The use of electrochemical techniques by chemists, particularly those who regard themselves as "inorganic" coordination chemists, has undergone a very rapid growth in the last 15-20 years. The techniques, as dassically applied to inorganic species, had their origins in analytical chemistry, and the methodology had assumed, until the mid 60s, more importance than the chemiStry. However, the growth of interest in coordination compounds (including organometallic complexes) having unusually rich of electron-transfer in bio-inorganic redox properties, and in the understanding species, has propelfed electro-chemistry into the foreground of potentially readily available techniques for application to a very wide range of problems of interest to those chemists. This growth has been fuelled additionally by the availability of relatively cheap equipment of growing sophistication and by an increase in the "inorganic" chemists' general knowledge of physical electrochemistry. In particular, with increasing availability and sophistication of eqUipment, kinetic problems are now being addressed, and the range of electrode types and configuration and solvents has been greatly expanded. Furthermore, the rapid expansion of interest in biological problems has opened new avenues in functionalisation of electrodes, in the development of sensory devices and, in a sense, a return to the analytical base of the science, using novel and multi-disciplinary techniques drawing on synthesis chemistry of and electronic micro-engeneering. The drive towards increasing use microcomputer-controlled data analysis and the development of microeledrodes has opened exciting new avenues for the exploration of chemical reactions involving electron-transfer processes.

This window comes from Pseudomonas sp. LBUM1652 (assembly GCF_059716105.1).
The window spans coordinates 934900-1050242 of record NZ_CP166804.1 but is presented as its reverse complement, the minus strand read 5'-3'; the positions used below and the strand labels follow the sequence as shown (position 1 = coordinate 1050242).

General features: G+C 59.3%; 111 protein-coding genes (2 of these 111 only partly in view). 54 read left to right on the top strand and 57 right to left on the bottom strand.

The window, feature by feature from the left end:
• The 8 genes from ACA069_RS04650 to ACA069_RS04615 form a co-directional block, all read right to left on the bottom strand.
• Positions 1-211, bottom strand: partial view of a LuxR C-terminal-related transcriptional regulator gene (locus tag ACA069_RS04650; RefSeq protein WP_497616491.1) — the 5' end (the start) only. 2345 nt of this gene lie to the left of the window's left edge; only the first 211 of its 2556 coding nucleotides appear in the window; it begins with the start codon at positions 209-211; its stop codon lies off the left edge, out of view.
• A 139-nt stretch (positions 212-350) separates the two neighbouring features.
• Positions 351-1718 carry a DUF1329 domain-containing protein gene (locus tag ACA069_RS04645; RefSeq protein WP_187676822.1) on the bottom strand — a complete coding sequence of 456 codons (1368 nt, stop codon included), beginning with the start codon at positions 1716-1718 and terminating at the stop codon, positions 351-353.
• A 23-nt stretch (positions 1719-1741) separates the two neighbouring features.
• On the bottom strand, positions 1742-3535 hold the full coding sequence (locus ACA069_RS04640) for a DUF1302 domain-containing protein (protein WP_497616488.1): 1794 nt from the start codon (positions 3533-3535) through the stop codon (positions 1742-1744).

Number of pages: 667
Weight: 1202 g
Dimensions: 235 x 155 x 38 mm
Edition: 1993 ed.
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